Monday, July 23, 2012

Bhapa Chingri - Steamed Prawn Curry

Steaming is an ancient and healthy technique in practice from time immemorial to cook food. The
 benefit of steaming results not only in lowering fat content, but also helps retain the effective
 functional nutrients that usually go flushed out of the food when cooked on high heat or boiled.

The benefit of nutrient preservation makes steaming a popular cooking method amongst health
 conscious people. Steaming is done through a number of ways, using pressure cooker, a steamer or
 simply by placing a closed tiffin box inside a larger container with little amount of water around to
 create steam covered with a lid. Whatever means you choose for steaming rest assured that the
 turnout would be a healthy treat, yet tasty one, giving competition to your regular meals.

Steaming is popular in Bengali cooking. A selection of traditional authentic Bengali dishes including
the sought-after and lip-smacking Bhapa Elish, Dab Chingri are adored and savoured delightfully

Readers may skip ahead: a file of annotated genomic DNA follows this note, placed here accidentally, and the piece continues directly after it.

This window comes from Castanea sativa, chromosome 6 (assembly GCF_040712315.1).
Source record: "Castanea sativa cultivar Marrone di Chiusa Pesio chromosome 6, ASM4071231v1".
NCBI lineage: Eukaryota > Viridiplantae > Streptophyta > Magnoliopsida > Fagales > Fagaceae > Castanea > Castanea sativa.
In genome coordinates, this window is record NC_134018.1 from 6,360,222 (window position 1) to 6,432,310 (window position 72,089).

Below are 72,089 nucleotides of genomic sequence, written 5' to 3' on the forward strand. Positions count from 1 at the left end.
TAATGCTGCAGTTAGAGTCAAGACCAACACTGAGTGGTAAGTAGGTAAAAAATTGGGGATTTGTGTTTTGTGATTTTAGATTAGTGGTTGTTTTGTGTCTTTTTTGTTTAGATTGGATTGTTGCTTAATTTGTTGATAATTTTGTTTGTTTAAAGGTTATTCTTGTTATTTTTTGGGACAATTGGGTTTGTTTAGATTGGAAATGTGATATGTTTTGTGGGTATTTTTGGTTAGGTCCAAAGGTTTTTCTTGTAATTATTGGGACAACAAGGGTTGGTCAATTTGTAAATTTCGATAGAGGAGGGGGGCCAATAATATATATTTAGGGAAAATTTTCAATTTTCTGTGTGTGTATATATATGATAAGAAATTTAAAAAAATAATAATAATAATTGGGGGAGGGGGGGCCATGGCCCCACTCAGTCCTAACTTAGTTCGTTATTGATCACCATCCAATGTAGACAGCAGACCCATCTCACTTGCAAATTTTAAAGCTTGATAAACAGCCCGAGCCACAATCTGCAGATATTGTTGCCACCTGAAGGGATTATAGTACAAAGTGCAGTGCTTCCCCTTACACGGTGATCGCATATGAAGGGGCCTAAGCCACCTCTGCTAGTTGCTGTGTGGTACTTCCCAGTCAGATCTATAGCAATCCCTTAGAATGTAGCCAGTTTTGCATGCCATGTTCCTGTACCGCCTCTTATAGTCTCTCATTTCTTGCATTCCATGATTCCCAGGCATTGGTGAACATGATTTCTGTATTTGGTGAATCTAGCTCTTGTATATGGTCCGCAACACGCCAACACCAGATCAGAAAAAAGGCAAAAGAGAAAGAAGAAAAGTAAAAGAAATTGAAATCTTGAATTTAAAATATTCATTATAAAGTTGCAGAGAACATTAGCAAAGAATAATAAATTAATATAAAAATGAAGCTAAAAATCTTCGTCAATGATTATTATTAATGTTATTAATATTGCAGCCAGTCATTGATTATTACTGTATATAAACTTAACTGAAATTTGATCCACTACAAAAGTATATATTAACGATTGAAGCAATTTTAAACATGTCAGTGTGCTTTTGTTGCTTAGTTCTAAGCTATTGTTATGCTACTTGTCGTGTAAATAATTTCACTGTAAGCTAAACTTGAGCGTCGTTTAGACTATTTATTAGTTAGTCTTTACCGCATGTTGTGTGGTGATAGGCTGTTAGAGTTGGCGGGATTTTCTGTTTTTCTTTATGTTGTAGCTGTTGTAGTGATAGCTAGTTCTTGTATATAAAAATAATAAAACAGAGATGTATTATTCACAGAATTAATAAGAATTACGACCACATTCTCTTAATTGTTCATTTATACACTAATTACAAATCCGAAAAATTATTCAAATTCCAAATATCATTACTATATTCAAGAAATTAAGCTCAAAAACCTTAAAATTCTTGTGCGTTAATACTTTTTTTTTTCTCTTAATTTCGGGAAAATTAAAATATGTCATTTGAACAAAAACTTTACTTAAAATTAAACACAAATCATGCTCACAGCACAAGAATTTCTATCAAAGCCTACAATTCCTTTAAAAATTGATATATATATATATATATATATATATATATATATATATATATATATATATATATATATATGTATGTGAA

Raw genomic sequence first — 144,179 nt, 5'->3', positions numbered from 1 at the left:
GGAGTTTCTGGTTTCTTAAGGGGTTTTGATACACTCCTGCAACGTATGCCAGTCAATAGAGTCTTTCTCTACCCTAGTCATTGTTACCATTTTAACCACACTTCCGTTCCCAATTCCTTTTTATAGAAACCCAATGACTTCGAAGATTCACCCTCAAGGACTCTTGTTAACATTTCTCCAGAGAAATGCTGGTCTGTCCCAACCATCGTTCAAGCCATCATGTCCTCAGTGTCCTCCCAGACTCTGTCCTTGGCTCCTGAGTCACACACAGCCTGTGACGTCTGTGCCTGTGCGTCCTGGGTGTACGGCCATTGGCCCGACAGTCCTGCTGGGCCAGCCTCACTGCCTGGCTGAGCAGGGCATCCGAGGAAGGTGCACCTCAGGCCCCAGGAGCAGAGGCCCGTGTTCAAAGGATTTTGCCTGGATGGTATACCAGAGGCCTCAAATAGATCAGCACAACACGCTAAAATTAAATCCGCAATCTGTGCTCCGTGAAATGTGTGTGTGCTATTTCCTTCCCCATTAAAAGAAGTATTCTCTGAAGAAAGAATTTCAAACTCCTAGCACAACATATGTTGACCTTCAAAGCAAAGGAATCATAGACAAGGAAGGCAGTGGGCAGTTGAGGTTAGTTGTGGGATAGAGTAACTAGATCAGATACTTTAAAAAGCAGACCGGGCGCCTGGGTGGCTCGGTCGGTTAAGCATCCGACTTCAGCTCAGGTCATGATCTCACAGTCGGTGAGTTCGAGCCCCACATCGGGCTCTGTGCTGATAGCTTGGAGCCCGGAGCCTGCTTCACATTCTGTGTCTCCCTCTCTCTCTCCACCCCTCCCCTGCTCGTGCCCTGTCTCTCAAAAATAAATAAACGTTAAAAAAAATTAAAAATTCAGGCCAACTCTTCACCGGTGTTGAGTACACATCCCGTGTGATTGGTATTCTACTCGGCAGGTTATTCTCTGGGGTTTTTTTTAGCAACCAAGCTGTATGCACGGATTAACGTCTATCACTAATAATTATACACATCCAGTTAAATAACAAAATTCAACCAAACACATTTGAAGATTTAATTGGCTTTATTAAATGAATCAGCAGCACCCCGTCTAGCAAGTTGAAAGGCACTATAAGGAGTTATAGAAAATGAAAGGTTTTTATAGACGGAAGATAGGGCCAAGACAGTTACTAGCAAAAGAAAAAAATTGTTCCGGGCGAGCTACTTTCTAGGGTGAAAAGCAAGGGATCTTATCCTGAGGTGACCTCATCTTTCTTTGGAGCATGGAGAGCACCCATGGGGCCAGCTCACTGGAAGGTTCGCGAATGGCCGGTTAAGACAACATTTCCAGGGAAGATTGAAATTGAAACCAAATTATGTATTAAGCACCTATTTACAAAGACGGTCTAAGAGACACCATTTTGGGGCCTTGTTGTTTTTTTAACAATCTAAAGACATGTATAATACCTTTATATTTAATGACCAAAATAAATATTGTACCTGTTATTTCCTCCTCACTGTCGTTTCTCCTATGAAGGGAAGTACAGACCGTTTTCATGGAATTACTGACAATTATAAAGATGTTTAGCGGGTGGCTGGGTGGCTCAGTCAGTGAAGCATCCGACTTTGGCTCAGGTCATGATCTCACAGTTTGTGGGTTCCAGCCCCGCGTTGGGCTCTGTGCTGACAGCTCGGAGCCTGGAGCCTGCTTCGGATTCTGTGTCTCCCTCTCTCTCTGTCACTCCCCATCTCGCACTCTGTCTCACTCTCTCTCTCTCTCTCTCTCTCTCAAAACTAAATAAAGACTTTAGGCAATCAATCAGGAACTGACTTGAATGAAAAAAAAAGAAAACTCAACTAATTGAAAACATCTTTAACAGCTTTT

by Bengalis and Non-Bengalis alike all over the world.

Ingredients:                                     Cooking time: 35 minutes
ü  500 gm prawns (shelled and deveined)
ü  75 gm poppy seeds (ground into paste)
ü  30 gm yellow mustard seeds (ground into paste)
ü  5-6 green chillies (split lengthwise)
ü  1 tsp sugar
ü  Salt to taste
ü  Mustard oil for cooking
1) In a mixing bowl, mix together all the ingredients and place the mixture inside a tiffin box.
2) Snap the lid tightly onto the tiffin box and put it in a skillet larger in size containing a glass of water, sufficient enough to create steam.
3) Cook on medium heat for 25-30 minutes. The prawns inside the tiffin box will get cooked in the steam sourcing from the water in the skillet.
4) Enjoy the dish with rice.


  1. Hi, i've been visiting your website for about a week now and am really impressed by the wide variety of recipes... you seem to have covered almost the whole of india which is absolutely fantastic for people like me who have travelled round, eaten, but not had the experience of cooking various cuisines of the indian subcontinent. However, as i now live in a country where you mostly get frozen and cooked prawns i would like to ask you for some tips on how to prevent the frozen prawns from getting chewy in indian recipes?

  2. Hi, Suntala, thanks for stopping by...actually the problem of cooking with prawns is if you overcook them, they become chewy in texture. So I usually fry the prawns (frozen or otherwise) a bit in hot oil before cooking them...and make sure to cook the prawns not more than 5-8 minutes because prawns get cooked really fast.